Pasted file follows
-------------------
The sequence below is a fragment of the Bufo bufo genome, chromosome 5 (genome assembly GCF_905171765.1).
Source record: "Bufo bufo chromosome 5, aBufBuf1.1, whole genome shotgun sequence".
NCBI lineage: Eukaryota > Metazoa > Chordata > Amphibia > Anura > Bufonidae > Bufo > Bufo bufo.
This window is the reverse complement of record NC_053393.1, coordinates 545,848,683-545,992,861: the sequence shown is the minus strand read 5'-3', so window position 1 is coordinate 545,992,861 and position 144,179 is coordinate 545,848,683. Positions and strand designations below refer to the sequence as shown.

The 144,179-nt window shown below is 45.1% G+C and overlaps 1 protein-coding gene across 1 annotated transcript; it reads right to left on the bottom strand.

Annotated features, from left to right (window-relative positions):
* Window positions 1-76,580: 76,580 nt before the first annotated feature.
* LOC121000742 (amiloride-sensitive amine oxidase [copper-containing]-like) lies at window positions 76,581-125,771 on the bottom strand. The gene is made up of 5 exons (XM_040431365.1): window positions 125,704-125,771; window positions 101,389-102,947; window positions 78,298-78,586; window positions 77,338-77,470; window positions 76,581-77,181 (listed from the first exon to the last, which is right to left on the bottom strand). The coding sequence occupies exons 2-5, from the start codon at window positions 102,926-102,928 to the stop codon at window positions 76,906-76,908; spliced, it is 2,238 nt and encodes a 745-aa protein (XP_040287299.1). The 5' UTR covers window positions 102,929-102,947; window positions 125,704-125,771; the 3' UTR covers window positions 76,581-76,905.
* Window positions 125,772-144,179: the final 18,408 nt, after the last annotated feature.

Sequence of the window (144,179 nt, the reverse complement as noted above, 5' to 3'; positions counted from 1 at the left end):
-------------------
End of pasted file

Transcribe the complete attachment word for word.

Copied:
The sequence below is a fragment of the Bufo bufo genome, chromosome 5 (genome assembly GCF_905171765.1).
Source record: "Bufo bufo chromosome 5, aBufBuf1.1, whole genome shotgun sequence".
NCBI lineage: Eukaryota > Metazoa > Chordata > Amphibia > Anura > Bufonidae > Bufo > Bufo bufo.
This window is the reverse complement of record NC_053393.1, coordinates 545,848,683-545,992,861: the sequence shown is the minus strand read 5'-3', so window position 1 is coordinate 545,992,861 and position 144,179 is coordinate 545,848,683. Positions and strand designations below refer to the sequence as shown.

The 144,179-nt window shown below is 45.1% G+C and overlaps 1 protein-coding gene across 1 annotated transcript; it reads right to left on the bottom strand.

Annotated features, from left to right (window-relative positions):
* Window positions 1-76,580: 76,580 nt before the first annotated feature.
* LOC121000742 (amiloride-sensitive amine oxidase [copper-containing]-like) lies at window positions 76,581-125,771 on the bottom strand. The gene is made up of 5 exons (XM_040431365.1): window positions 125,704-125,771; window positions 101,389-102,947; window positions 78,298-78,586; window positions 77,338-77,470; window positions 76,581-77,181 (listed from the first exon to the last, which is right to left on the bottom strand). The coding sequence occupies exons 2-5, from the start codon at window positions 102,926-102,928 to the stop codon at window positions 76,906-76,908; spliced, it is 2,238 nt and encodes a 745-aa protein (XP_040287299.1). The 5' UTR covers window positions 102,929-102,947; window positions 125,704-125,771; the 3' UTR covers window positions 76,581-76,905.
* Window positions 125,772-144,179: the final 18,408 nt, after the last annotated feature.

Sequence of the window (144,179 nt, the reverse complement as noted above, 5' to 3'; positions counted from 1 at the left end):